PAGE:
The observed disparity between the quantity of federal funded and corporate breakthroughs leading to patent registrations is however what we would expect following Peter A. Hall and David Soskice’s Varieties of Capitalism theory whereby liberal market economies like the US are characterised by radical innovation as opposed to incremental innovation prevailing in coordinated market economies. We would expect the US corporate environment to be heavily invested in the pursuit of breakthrough innovation and its patent protection.

This is also reflected in private versus public spending on R&D — whereas it is roughly two to one in the US it is opposite in Germany who invest 2.8% GDP into R&D in total, whereas the public portion of this funding amounts to around 2% GDP.

Interestingly, in Germany, a coordinated market economy characterised by more incremental rather than breakthrough innovation within the industrial sector, the share of academic patents amounts to as much as 5% of all patents granted. Furthermore, there is at least a correlation between comparatively high public R&D spending (around 1.8% GDP on average) in European countries that also score highest in innovation and competitiveness (Denmark, Finland, Sweden next to Germany — all coordinated market economies).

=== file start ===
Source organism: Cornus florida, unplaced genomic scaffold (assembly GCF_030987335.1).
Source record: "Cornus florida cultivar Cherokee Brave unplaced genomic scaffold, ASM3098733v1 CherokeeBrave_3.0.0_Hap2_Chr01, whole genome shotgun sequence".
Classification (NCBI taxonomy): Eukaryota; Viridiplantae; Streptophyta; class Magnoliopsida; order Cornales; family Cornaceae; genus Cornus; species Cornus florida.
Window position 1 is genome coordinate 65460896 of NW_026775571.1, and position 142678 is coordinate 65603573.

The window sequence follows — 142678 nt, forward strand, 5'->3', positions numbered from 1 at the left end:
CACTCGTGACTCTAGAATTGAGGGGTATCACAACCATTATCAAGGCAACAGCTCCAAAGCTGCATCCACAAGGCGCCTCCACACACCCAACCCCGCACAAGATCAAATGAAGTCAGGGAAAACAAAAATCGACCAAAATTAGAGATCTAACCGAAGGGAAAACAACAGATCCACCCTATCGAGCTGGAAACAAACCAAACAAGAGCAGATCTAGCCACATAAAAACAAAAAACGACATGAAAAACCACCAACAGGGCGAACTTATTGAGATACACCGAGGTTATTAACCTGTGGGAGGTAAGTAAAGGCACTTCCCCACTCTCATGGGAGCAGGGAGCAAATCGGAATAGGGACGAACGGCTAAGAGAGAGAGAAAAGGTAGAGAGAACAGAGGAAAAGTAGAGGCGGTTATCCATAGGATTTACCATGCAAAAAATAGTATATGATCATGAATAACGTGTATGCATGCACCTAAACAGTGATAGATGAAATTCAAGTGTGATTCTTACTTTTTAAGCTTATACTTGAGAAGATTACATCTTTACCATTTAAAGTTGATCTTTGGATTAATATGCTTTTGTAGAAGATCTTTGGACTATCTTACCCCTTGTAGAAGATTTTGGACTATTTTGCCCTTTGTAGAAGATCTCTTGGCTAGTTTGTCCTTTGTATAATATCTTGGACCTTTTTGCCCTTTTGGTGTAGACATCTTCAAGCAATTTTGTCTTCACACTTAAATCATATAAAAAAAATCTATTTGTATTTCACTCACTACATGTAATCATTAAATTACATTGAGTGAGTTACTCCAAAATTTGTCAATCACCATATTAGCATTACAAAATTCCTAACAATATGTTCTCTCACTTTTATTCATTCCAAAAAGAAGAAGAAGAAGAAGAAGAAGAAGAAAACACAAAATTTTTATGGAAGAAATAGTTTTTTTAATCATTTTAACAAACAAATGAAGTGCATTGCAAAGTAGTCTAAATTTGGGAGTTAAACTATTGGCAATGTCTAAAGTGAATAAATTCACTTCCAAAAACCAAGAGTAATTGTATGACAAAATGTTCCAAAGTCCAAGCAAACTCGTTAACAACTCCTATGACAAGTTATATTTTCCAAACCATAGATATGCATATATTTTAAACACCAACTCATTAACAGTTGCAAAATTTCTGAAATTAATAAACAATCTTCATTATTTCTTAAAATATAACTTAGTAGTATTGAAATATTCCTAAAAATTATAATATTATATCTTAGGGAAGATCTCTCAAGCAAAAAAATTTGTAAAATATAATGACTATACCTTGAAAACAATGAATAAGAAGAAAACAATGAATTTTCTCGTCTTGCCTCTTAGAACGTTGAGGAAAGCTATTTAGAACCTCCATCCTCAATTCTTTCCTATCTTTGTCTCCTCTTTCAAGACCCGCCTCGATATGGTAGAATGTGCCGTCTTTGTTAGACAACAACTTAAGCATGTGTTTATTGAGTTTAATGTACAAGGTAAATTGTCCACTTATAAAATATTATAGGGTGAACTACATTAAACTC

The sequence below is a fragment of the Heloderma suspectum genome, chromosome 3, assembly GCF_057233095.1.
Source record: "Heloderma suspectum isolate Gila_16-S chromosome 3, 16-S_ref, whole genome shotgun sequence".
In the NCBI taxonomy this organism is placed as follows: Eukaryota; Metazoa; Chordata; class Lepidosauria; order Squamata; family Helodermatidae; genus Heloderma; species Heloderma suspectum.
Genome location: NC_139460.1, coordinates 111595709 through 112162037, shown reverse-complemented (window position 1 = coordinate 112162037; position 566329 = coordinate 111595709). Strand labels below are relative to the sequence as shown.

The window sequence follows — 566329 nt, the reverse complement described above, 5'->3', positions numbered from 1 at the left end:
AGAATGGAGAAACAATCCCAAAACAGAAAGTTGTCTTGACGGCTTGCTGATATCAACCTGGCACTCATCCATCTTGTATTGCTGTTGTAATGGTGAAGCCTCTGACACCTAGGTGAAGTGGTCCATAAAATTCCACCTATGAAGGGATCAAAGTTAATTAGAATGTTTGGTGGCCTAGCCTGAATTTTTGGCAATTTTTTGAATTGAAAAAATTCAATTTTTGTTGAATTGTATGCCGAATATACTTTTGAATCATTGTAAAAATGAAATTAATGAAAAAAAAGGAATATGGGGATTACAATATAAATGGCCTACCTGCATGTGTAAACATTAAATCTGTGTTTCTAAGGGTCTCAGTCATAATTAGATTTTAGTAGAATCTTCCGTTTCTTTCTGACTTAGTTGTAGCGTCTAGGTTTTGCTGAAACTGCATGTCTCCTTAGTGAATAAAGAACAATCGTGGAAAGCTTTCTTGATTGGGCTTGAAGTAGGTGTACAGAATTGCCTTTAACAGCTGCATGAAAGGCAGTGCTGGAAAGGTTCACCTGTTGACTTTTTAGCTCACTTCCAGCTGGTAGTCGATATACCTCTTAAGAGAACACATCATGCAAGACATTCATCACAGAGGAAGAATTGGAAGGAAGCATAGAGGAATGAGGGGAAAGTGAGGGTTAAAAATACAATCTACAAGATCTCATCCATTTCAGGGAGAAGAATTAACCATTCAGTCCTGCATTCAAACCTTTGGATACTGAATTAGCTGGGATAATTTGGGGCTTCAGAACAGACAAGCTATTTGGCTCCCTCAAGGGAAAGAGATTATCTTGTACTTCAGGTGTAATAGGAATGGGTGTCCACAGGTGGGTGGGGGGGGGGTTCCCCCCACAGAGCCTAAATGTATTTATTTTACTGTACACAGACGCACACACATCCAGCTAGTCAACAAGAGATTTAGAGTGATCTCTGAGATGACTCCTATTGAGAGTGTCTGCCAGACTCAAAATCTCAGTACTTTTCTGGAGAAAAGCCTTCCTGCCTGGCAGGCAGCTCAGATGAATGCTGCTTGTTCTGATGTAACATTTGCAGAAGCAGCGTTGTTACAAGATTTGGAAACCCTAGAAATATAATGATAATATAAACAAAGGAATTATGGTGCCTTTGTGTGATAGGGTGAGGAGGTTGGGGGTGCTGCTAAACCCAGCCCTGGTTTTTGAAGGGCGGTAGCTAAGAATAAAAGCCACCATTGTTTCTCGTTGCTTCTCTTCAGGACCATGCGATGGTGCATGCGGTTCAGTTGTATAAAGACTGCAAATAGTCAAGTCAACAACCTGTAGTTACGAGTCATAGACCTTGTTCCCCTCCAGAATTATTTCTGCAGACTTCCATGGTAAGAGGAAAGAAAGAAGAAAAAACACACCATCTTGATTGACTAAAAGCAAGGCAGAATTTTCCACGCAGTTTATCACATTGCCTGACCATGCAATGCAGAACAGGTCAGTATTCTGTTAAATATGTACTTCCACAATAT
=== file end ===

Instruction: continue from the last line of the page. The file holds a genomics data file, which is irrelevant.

The state, supported by higher spending, is hence able to (i) generate unique and breakthrough innovations and (ii) fill the entrepreneurial function by further developing and exploiting these innovations through patent protection and onward development. In fact, Japan has increasingly done so: The number of patents filed by universities went from 76 in 1996 to 1679 in 2003 (table 1 here).

We can thus imagine a sliding scale of the involvement of the public sector in the development of new discoveries; the weaker the breakthrough innovation culture within industry, the stronger a role the state can — and in many cases will — play. Indeed, a majority among the most innovative public research institutions as per Reuters ranking are situated in coordinated market economies like France, Germany and Japan.

Does that mean that the US can make do without public research and leave it to industry alone? The answer is a clear no. Although a — judging from the distribution of R&D spend — large portion the development and exploitation of innovative ideas happens within the US private sector, American companies rely heavily on basic academic research when filing patents: The average US patent application cited 3 scientific publications in 2003 compared to only 1 in Germany or 0.5 in Japan (table 3a here).